Mitsubishi has just brought its new electric car to Australia to start the required pre-marketing testing. Newspapers have been touting the i MiEV as the way of the future: an electric car that can be charged up overnight from a regular power point and can carry four people.
All other things aside, such as the fact that most electricity in Australia is generated in coal-burning power plants so that electricity is not quite the clean power source that it is marketed as, this is a car that goes 160 kilometres on one charge. After a week in which I seemed to spend a significant chunk of my time glued into the driver’s seat of my car, a 160 kilometre range seems laughable. For instance yesterday, between doctor, dentist, work for Mr. Blithe, the school run, the butcher and Blithe Girl’s after-school Italian lesson, between us, Mr Blithe and I drove over 200 kilometres. We’re only peri-urbanites, not even real country. A round trip into Brisbane is 100 kilometres. A weekend visit to my mother-in-law is 190 kilometres each way. One couldn’t do the trip in an i MiEV (at least not without pausing for an overnight stay on the way). When my mother was a child, the four-hour drive from Sydney to Canberra was a two day trip with an overnight camp on the way. It’s amusing that this great step for modernity would almost be a reversion to the past.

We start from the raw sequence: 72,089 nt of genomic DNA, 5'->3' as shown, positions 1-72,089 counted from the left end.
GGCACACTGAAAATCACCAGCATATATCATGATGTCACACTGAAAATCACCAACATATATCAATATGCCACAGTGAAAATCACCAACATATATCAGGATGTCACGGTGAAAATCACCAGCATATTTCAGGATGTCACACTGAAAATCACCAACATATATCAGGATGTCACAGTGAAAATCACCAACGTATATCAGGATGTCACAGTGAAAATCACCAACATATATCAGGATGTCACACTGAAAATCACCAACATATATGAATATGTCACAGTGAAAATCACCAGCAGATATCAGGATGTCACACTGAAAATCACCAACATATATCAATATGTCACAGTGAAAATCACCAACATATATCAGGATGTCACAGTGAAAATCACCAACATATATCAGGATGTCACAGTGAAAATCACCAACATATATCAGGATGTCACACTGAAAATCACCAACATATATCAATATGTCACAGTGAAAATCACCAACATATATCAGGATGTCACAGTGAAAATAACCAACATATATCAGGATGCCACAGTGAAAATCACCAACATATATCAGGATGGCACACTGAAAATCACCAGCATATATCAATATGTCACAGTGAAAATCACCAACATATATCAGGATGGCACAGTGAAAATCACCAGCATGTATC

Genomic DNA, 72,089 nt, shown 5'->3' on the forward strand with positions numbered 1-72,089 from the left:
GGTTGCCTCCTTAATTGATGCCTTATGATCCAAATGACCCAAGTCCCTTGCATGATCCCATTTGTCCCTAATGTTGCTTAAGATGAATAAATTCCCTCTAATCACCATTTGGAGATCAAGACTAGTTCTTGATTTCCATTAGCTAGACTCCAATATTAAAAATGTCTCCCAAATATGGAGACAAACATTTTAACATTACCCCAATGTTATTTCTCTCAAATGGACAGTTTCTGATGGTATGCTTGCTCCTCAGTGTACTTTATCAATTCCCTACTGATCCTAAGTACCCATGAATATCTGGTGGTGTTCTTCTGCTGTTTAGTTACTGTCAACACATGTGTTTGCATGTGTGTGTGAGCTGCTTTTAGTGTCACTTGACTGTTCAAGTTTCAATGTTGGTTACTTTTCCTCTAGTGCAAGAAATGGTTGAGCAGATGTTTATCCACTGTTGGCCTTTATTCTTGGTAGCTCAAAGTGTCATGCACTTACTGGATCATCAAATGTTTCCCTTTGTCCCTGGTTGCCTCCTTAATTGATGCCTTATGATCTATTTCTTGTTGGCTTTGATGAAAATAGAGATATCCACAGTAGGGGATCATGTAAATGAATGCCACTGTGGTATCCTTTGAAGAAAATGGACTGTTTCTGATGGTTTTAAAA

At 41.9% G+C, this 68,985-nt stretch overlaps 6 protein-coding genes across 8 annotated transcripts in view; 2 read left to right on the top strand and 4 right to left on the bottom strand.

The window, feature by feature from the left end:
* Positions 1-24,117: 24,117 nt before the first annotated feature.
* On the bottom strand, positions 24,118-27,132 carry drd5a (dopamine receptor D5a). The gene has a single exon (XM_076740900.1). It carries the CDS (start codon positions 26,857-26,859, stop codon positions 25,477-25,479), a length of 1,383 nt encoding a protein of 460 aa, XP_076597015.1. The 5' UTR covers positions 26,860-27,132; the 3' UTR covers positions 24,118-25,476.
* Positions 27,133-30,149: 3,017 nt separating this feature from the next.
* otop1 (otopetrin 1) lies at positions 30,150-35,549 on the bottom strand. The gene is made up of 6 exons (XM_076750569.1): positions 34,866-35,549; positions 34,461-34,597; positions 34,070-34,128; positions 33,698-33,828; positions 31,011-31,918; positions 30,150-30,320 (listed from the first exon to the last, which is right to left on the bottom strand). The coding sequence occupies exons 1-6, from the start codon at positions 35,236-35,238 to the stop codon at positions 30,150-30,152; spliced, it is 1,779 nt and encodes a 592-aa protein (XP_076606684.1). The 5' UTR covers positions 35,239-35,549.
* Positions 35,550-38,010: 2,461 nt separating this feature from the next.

And we couldn’t fit the whole family into the car. This is an urban runabout aimed squarely at the average Australian, and probably the developed world family unit: one or two adults who mainly catch public transport to work and need something for shopping or daytrips. They might have a child or maybe two who need to be transported to daycare or school. I’m guessing child seats in the back would be a squeeze.
We are people who care about the environment, who drive fuel-efficient, boring four-cylinder petrol vehicles in as boring a manner as possible aiming for fuel efficicency rather than performance. We carefully plan most driving so that we can do as many things in one trip as we can. But like most country residents we are dependent on our vehicles for work, sustenance and everyday life. We have two cars because we have to. We also own land on which we regularly plant trees. One environmental group has suggested that people need to plant two trees per car per year and we are ahead of the curve on that.
What has this to do with local history or writing or this blog? Well, often I spend time thinking about how where we live affects every aspect of our everyday lives. I read articles proclaiming the end of the motor vehicle and I think about the impact of that on rural communities. I envisage a future where rural residents will either be forced to move into cities, compounding Australia’s urban population crunch or we will be anachronisms, the only people left in Australia driving vehicles powered by petroleum by-products. Perhaps we will even be sneered at as environmental vandals or protected as a vulnerable species.
Sometimes it is as interesting to speculate on the future as it is on the past.